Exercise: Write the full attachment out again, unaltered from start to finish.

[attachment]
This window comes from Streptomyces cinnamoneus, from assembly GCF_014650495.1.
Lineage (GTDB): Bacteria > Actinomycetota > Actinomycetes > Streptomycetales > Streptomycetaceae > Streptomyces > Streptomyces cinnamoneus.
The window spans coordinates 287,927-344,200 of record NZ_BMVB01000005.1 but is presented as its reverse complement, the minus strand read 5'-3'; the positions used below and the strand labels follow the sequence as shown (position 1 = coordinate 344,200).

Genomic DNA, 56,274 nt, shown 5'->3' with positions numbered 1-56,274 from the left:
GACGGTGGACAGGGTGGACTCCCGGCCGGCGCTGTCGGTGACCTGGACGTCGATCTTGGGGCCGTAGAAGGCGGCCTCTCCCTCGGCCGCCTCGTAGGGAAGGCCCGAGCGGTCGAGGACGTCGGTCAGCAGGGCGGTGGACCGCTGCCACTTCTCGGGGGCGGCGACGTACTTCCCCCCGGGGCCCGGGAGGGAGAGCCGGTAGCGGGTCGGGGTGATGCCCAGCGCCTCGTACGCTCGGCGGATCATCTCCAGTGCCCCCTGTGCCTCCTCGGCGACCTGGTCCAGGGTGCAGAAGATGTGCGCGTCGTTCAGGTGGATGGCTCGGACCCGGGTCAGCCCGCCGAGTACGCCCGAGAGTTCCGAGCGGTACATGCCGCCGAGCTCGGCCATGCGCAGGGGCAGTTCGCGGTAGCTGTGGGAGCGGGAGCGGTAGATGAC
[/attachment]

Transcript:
This window comes from Streptomyces cinnamoneus, from assembly GCF_014650495.1.
Lineage (GTDB): Bacteria > Actinomycetota > Actinomycetes > Streptomycetales > Streptomycetaceae > Streptomyces > Streptomyces cinnamoneus.
The window spans coordinates 287,927-344,200 of record NZ_BMVB01000005.1 but is presented as its reverse complement, the minus strand read 5'-3'; the positions used below and the strand labels follow the sequence as shown (position 1 = coordinate 344,200).

Genomic DNA, 56,274 nt, shown 5'->3' with positions numbered 1-56,274 from the left:
GACGGTGGACAGGGTGGACTCCCGGCCGGCGCTGTCGGTGACCTGGACGTCGATCTTGGGGCCGTAGAAGGCGGCCTCTCCCTCGGCCGCCTCGTAGGGAAGGCCCGAGCGGTCGAGGACGTCGGTCAGCAGGGCGGTGGACCGCTGCCACTTCTCGGGGGCGGCGACGTACTTCCCCCCGGGGCCCGGGAGGGAGAGCCGGTAGCGGGTCGGGGTGATGCCCAGCGCCTCGTACGCTCGGCGGATCATCTCCAGTGCCCCCTGTGCCTCCTCGGCGACCTGGTCCAGGGTGCAGAAGATGTGCGCGTCGTTCAGGTGGATGGCTCGGACCCGGGTCAGCCCGCCGAGTACGCCCGAGAGTTCCGAGCGGTACATGCCGCCGAGCTCGGCCATGCGCAGGGGCAGTTCGCGGTAGCTGTGGGAGCGGGAGCGGTAGATGAC